State weighs tobacco deal Maryland officials must decide whether to join settlement

$200 billion over 25 years

Terms to be unveiled Friday

deadline to sign on is Nov. 20

November 11, 1998|By Scott Shane | Scott Shane,SUN STAFF

Maryland officials will have until Nov. 20 to decide whether to sign on to a tobacco settlement negotiated by eight other states or take a chance on going to trial in April, Attorney General J. Joseph Curran Jr. said last night.

The settlement announcement, scheduled for noon Friday, is likely to set off a rushed weeklong debate among state officials and public health experts on the merits of the deal, negotiated largely in secret.

According to several sources, the proposed settlement would ban cigarette billboards, prohibit cigarette brand names on other merchandise, restrict other advertising and set up a $1.45 billion foundation to pay for anti-smoking campaigns and health research.

In addition, it is expected to pay the states as much as $200 billion over 25 years, depending on the number of states that sign up, to compensate for tax money spent to treat smoking-related illnesses in poor patients insured by Medicaid.

But Curran cautioned that the draft settlement is "more than 100 pages of fine print and legalese" that was still being revised yesterday.

"The devil is in the details, and we've got to make sure we understand all the ramifications," he said.

He said that once he has the final document, he will consult with Gov. Parris N. Glendening, state legislative leaders and public health experts before deciding whether to settle.

"We're well prepared to go to trial," he said. "The question is, would we do better if we settle now?"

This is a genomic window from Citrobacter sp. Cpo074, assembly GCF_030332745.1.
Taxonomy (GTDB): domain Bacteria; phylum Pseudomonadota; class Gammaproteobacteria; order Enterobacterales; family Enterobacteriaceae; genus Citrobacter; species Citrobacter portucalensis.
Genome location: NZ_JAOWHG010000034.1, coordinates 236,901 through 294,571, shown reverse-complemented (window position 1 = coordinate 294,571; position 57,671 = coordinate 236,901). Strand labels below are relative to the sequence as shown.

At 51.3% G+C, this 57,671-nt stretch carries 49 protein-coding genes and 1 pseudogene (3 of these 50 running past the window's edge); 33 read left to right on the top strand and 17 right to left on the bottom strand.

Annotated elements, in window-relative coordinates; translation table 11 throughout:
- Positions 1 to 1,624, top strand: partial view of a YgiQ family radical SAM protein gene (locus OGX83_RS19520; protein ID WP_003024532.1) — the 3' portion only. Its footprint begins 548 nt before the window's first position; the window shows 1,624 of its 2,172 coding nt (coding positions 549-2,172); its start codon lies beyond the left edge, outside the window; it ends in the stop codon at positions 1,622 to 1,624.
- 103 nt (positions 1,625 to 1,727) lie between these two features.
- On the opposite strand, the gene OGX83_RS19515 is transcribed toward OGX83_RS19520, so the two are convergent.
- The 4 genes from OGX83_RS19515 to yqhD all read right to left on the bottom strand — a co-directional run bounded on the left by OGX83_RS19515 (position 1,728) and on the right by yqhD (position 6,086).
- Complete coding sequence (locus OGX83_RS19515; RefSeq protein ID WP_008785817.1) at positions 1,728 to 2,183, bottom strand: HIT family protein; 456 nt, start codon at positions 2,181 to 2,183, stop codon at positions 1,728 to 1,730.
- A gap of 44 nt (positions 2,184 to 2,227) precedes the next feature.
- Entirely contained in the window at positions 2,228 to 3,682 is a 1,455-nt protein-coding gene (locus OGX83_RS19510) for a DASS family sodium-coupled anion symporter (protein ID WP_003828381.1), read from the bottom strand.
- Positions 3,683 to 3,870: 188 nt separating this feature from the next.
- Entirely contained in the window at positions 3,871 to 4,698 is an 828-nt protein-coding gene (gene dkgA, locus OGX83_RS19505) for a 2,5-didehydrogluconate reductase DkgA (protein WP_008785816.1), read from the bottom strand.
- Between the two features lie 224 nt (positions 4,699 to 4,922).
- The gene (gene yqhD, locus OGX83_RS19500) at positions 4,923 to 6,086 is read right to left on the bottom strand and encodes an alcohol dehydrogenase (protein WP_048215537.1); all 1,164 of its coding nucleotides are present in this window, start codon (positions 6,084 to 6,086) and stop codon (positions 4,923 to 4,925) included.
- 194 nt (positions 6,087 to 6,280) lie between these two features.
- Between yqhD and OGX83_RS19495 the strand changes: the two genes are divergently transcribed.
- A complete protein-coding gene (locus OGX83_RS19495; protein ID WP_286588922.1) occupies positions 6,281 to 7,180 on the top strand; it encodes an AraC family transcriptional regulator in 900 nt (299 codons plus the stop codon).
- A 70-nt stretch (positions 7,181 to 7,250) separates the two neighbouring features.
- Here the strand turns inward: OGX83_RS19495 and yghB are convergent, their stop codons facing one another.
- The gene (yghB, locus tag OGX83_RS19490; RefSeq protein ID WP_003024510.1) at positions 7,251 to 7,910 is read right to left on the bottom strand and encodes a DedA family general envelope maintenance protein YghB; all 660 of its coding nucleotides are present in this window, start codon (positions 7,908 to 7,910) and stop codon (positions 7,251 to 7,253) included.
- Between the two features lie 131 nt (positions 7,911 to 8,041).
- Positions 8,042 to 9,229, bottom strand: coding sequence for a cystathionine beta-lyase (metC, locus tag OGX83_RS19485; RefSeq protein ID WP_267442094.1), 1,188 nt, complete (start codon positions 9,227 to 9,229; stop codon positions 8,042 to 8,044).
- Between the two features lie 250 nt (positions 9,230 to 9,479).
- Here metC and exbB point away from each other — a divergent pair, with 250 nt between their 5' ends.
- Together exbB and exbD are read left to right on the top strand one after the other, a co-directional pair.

The proposed settlement was negotiated by the attorneys general of Washington, whose case is in trial, New York, Colorado, California, North Carolina, North Dakota, Oklahoma and Pennsylvania.

Those states and many others among the 37 with pending tobacco lawsuits -- as well as some that have not filed lawsuits -- are expected to hurry to sign on to the proposed deal.

Four states -- Mississippi, Florida, Texas and Minnesota -- have settled with the industry, either on the eve of trial or after trials had begun.

But Maryland, which would reap about $4 billion over 25 years if it accepts the settlement, is considered by legal experts to have a relatively strong case, which could make the decision a close call.

Curran has not participated in the talks, but his deputy, Carmen M. Shepard, has monitored them closely and was in New York yesterday to be briefed.

Tobacco critics were skeptical yesterday regarding what they had heard about the proposed deal.

"I'd urge Maryland to think long and hard before accepting this settlement," said Richard A. Daynard, a Boston law professor and key strategist of national anti-tobacco litigation who has been an adviser on Maryland's lawsuit.

"This deal sounds extraordinarily weak. The effort is clearly to stampede the states into unreflecting acquiescence. A lot of states with good hands are being asked to throw in their cards."